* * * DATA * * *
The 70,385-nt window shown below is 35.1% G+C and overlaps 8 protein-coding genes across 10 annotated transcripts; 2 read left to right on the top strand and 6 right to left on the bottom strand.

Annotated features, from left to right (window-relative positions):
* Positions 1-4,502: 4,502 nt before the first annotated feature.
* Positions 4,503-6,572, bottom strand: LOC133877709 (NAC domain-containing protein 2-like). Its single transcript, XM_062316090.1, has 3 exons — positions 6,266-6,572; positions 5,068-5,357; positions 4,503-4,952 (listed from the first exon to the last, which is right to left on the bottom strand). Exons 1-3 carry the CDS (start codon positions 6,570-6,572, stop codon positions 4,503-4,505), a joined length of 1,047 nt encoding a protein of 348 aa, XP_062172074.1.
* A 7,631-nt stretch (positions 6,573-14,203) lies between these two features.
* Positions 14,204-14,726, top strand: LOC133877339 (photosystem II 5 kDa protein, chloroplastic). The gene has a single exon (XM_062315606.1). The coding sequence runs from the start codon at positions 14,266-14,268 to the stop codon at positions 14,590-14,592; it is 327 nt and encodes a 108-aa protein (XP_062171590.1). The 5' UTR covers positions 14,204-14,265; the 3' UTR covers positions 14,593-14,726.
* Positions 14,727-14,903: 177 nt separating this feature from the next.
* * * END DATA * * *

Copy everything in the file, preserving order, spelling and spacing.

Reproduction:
The 70,385-nt window shown below is 35.1% G+C and overlaps 8 protein-coding genes across 10 annotated transcripts; 2 read left to right on the top strand and 6 right to left on the bottom strand.

Annotated features, from left to right (window-relative positions):
* Positions 1-4,502: 4,502 nt before the first annotated feature.
* Positions 4,503-6,572, bottom strand: LOC133877709 (NAC domain-containing protein 2-like). Its single transcript, XM_062316090.1, has 3 exons — positions 6,266-6,572; positions 5,068-5,357; positions 4,503-4,952 (listed from the first exon to the last, which is right to left on the bottom strand). Exons 1-3 carry the CDS (start codon positions 6,570-6,572, stop codon positions 4,503-4,505), a joined length of 1,047 nt encoding a protein of 348 aa, XP_062172074.1.
* A 7,631-nt stretch (positions 6,573-14,203) lies between these two features.
* Positions 14,204-14,726, top strand: LOC133877339 (photosystem II 5 kDa protein, chloroplastic). The gene has a single exon (XM_062315606.1). The coding sequence runs from the start codon at positions 14,266-14,268 to the stop codon at positions 14,590-14,592; it is 327 nt and encodes a 108-aa protein (XP_062171590.1). The 5' UTR covers positions 14,204-14,265; the 3' UTR covers positions 14,593-14,726.
* Positions 14,727-14,903: 177 nt separating this feature from the next.